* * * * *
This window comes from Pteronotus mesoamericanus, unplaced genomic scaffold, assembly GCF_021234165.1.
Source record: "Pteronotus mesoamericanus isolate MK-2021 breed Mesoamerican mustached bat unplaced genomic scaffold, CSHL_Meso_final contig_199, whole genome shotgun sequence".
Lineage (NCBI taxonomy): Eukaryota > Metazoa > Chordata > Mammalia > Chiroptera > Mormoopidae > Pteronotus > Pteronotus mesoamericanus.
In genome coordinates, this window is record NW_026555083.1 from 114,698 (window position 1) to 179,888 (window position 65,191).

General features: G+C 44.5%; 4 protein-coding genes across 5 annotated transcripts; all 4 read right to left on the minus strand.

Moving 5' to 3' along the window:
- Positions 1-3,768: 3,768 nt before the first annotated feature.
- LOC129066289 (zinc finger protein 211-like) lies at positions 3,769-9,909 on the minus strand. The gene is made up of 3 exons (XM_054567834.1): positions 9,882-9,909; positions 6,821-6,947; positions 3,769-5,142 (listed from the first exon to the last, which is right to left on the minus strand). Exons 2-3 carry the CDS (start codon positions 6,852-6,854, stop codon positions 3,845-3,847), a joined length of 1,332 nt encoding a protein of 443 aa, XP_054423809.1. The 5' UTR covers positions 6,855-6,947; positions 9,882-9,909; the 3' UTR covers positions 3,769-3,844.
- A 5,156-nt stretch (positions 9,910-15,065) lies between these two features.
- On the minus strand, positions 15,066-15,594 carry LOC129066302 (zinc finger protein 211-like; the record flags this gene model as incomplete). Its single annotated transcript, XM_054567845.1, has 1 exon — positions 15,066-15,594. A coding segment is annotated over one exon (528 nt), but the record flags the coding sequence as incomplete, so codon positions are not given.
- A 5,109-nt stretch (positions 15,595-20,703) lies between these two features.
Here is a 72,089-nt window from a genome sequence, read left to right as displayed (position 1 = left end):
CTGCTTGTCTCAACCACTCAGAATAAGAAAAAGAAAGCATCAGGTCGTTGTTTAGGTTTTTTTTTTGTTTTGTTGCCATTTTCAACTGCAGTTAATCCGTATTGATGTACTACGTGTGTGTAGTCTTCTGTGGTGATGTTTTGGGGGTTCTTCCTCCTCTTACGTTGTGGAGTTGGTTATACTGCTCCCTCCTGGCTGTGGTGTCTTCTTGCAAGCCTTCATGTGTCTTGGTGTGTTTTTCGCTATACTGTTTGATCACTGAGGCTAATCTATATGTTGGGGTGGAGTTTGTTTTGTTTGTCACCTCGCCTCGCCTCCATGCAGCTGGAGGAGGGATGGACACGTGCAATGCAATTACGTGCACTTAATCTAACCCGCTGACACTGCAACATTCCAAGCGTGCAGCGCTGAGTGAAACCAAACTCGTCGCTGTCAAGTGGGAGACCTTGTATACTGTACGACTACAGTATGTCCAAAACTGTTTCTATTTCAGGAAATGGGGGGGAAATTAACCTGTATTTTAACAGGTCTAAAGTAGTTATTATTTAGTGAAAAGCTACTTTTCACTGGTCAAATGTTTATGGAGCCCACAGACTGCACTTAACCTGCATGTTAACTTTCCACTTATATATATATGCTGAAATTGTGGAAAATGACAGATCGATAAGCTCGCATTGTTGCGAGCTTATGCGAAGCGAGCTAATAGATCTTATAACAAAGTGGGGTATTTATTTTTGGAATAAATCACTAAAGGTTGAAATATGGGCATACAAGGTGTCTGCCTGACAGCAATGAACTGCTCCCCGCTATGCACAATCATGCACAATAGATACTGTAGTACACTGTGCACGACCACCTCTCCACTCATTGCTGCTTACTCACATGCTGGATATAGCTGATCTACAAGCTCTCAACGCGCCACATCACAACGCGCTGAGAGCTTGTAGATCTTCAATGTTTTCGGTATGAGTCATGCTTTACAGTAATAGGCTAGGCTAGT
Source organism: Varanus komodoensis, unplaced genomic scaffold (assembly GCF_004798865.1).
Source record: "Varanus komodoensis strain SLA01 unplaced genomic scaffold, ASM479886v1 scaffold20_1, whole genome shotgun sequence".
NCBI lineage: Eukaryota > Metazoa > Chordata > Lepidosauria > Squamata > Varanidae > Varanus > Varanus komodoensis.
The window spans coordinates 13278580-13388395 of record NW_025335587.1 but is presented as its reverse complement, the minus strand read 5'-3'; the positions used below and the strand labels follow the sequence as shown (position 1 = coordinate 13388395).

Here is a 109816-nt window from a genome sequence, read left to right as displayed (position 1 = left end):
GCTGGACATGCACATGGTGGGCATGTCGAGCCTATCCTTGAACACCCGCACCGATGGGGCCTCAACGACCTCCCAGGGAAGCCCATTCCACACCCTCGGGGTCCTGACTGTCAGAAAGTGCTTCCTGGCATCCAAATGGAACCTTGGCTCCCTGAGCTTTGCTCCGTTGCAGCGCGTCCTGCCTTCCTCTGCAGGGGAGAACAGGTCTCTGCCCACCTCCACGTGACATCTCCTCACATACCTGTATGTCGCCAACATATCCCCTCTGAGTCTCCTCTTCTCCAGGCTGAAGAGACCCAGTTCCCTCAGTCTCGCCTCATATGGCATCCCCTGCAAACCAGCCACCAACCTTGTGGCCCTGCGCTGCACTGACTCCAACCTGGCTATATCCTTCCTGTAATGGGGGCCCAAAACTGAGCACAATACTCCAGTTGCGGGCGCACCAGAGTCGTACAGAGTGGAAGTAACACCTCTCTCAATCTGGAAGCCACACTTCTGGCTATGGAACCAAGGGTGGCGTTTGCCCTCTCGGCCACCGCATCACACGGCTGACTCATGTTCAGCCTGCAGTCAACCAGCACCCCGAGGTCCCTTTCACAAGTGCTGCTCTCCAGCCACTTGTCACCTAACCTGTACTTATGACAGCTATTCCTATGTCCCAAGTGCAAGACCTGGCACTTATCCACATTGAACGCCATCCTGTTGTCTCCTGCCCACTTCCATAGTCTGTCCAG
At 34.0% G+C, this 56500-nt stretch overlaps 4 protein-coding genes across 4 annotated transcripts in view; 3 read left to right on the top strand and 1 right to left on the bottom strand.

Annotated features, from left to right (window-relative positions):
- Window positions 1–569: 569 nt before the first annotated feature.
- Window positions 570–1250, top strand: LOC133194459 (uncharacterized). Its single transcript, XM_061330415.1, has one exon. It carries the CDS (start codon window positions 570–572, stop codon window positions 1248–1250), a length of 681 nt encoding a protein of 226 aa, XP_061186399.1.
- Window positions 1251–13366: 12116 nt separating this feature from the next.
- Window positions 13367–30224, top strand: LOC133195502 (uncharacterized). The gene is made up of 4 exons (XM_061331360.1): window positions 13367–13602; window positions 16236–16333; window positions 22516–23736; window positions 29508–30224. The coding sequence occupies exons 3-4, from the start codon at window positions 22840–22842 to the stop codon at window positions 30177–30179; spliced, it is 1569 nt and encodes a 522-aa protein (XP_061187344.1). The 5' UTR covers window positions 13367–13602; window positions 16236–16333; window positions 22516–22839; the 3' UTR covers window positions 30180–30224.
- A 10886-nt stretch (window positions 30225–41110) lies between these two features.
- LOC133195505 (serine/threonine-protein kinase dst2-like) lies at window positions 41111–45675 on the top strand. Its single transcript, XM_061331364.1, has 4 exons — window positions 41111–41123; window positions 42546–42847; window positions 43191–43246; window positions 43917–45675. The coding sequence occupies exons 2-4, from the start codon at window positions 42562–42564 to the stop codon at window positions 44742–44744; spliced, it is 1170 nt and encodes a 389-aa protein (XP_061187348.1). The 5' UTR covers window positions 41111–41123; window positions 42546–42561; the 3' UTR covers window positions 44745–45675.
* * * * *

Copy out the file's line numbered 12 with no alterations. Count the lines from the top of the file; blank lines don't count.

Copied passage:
Here is a 72,089-nt window from a genome sequence, read left to right as displayed (position 1 = left end):